The first world beyond our solar system was discovered in 1992, and since then astronomers have been finding such ‘extrasolar planets’ (also abbreviated to ‘exoplanets’) at an ever quickening rate. As techniques and telescopes increase in sensitivity, the race is on to be the first to announce the discovery of a truly terrestrial exoplanet – a Second Earth.
Astronomers use various different methods to spot distant worlds. Some planet-hunters look for variations in the wavelength of distant stars’ light, caused by changes in their speed as an orbiting planet makes them ‘wobble’. Another very successful technique scrutinises nearby stars for a recurring dip in their brightness as a planet passes in between the Earth and this star, a so-called transit.
Telescopes using these two methods are becoming more sensitive all the time, and some are being sent into space to spy on the far reaches of our galaxy. One such space telescope, Kepler, will be launched by NASA in March 2009 and is expected to have spotted 50 transiting Earth-like planets by 2013. But what actually do we mean by an Earth-like planet?
Planetary scientists have drawn up a shopping list of the attributes we’d be looking for in a true sister-world: one with the potential to support life like us. Firstly, for an exoplanet to be Earth-like it must be a terrestrial world – small and rocky – rather than a gas giant like Jupiter or Saturn. Even the smallest exoplanet with the potential for life discovered so far is thought to be at least five times larger than our homeworld. This ‘super-Earth’ is probably much more like Neptune, shrouded in a crushingly-thick atmosphere.
It’s not just the size of the planet that’s important, the kind of star it orbits is crucial as well. Stars much larger than the sun burn themselves out too quickly for life to develop, whereas stars smaller than the sun bring their own share of problems. The smaller a star, the cooler it is and so the more tightly a planet must orbit it to receive enough warmth for lakes and oceans of liquid water – placing it in the so-called habitable zone around a star. But orbiting closely to a star, even a cool red one, is fraught with dangers such as floods of stellar radiation, and so even though planets orbiting within the habitable zone of cool stars are relatively easy to spot, they’re unlikely to have astrobiologists holding their breath.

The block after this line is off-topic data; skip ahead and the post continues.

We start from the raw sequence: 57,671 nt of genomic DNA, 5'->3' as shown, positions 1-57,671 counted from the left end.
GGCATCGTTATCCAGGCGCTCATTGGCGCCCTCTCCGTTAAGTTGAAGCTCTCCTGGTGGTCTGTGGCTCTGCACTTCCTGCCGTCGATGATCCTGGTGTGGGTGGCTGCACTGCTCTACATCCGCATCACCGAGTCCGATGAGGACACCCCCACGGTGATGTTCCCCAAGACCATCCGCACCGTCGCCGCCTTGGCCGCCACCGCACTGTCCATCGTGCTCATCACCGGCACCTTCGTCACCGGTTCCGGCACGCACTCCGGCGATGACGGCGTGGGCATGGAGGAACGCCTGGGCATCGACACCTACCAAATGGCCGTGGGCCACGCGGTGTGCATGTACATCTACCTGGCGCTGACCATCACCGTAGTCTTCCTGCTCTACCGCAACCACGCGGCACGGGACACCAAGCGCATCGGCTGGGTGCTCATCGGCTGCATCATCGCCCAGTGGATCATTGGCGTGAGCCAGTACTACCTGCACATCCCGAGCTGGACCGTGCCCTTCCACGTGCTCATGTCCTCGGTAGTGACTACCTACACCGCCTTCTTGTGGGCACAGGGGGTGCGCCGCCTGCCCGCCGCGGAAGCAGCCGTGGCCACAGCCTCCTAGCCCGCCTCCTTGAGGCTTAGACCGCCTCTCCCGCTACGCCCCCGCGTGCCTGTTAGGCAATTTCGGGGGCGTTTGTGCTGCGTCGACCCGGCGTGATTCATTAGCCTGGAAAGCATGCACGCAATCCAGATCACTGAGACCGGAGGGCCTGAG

So in summary, we’re most interested in finding Earth-sized planets orbiting sun-like stars at just the right distance for oceans of water. Or to put it another way, medium-sized lumps of wet rock with an orbit of almost exactly one year.
Only a matter of time
Pinpointing planets as small as the Earth is pretty tricky, especially with the added constraint that they must be orbiting large, bright stars like the Sun. However, astronomers are pretty confident we’ll have bagged at least a few by 2013, and if we get lucky with a random search strategy called gravitational microlensing, we might even spot our first sister planet this year! The trouble with microlensing is that any discovered planets are very far away – halfway to the galactic centre – and we’ll probably never be able to follow-up with any of the other techniques. Think how frustrating that would be – knowing a Second Earth is out there, but that we’ll never see it again!
Exoplanet researchers are optimistic that finding the first truly Earth-like world is now just around the corner. And the next generation of space telescopes should be able to read the chemical make-up of these distant lands – water has already been found in the atmosphere of an exoplanet. The tell-tale signatures of biology, a mix of methane and oxygen for example, could even be discovered in an exoplanet’s atmosphere within the next decade. Just imagine walking out into your back-garden in 2019 to point up to an otherwise unremarkable star in the night sky, and knowing that there is alien life thriving on this new world.
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